A canceled prom, vacation, or time with grandchildren may not seem like much in the grand scheme of human suffering during the pandemic, but mental health experts say that all loss must be acknowledged and grieved. In an article about disenfranchised grief, Tara Parker-Pope wrote, “We need to give ourselves permission to mourn.” “There are steps you can take to help you cope once you accept that your grief is real,” she said. “For example, consider planting a tree or burying an item that represents your loss, such as canceled airline tickets or a wedding invitation.”
6. Take a ‘Sad Day,’ if you need one.
Taking a mental health day off from work or school can help you rest and recharge your brain and body when you need it. “You wouldn’t feel bad about taking time off when you’re sick,” one clinical psychologist told Christina Caron. When you’re sad, you shouldn’t feel bad about taking some time off.” You don’t have to explain why you’re taking the time off to anyone. In most cases, Ms. Caron should simply state that she needs to take a sick day and leave it at that, according to the experts. However, avoid checking your messages or feeling guilty throughout the day. Make a plan to do something that will assist you in recharging your batteries. Here are some of the suggestions made by our readers.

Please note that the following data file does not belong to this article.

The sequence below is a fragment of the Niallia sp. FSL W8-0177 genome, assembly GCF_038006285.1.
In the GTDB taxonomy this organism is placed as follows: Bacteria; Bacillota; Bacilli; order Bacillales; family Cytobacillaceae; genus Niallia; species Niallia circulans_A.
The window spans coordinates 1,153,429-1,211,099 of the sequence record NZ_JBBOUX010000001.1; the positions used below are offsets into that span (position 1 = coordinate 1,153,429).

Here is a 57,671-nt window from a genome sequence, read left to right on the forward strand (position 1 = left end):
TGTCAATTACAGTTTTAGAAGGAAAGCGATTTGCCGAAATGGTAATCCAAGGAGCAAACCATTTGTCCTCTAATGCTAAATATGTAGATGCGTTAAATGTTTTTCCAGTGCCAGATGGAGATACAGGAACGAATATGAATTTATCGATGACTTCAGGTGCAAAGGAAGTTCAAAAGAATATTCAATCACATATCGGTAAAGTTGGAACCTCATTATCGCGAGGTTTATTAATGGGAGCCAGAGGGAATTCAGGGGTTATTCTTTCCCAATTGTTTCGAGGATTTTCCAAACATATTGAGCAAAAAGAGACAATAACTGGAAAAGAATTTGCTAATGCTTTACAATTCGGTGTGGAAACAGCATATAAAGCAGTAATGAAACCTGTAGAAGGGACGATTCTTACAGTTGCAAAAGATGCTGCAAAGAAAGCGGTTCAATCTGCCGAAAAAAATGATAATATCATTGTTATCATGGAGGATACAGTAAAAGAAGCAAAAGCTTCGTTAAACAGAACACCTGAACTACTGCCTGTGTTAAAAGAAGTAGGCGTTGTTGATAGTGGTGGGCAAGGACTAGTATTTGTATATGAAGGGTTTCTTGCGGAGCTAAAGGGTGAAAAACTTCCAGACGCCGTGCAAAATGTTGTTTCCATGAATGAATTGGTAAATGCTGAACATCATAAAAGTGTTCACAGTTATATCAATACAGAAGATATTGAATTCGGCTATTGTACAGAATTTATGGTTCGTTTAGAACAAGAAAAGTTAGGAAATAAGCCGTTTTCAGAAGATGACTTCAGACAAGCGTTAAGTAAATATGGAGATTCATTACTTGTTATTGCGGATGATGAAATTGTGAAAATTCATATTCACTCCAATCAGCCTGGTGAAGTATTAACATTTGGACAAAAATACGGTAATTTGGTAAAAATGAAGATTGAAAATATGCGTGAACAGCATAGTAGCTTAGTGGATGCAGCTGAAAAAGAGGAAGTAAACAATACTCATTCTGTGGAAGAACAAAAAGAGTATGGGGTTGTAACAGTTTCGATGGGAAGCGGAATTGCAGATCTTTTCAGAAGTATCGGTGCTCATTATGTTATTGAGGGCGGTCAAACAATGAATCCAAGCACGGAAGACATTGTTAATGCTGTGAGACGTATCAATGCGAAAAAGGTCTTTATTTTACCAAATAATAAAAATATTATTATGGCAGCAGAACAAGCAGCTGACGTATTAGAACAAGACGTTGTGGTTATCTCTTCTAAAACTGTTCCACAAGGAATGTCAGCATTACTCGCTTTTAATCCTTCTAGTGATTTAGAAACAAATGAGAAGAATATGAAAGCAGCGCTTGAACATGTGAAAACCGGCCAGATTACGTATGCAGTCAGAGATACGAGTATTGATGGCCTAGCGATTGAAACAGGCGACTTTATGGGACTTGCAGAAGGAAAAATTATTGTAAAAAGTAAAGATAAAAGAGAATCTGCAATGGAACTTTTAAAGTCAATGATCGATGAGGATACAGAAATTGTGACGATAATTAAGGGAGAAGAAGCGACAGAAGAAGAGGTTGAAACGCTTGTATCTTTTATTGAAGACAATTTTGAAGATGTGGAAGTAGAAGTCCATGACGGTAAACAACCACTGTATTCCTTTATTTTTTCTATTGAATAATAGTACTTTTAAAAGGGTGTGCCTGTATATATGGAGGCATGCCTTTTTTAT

7. Write down what’s bothering you before bed.
8. Count sheep… or whatever it is you want to do.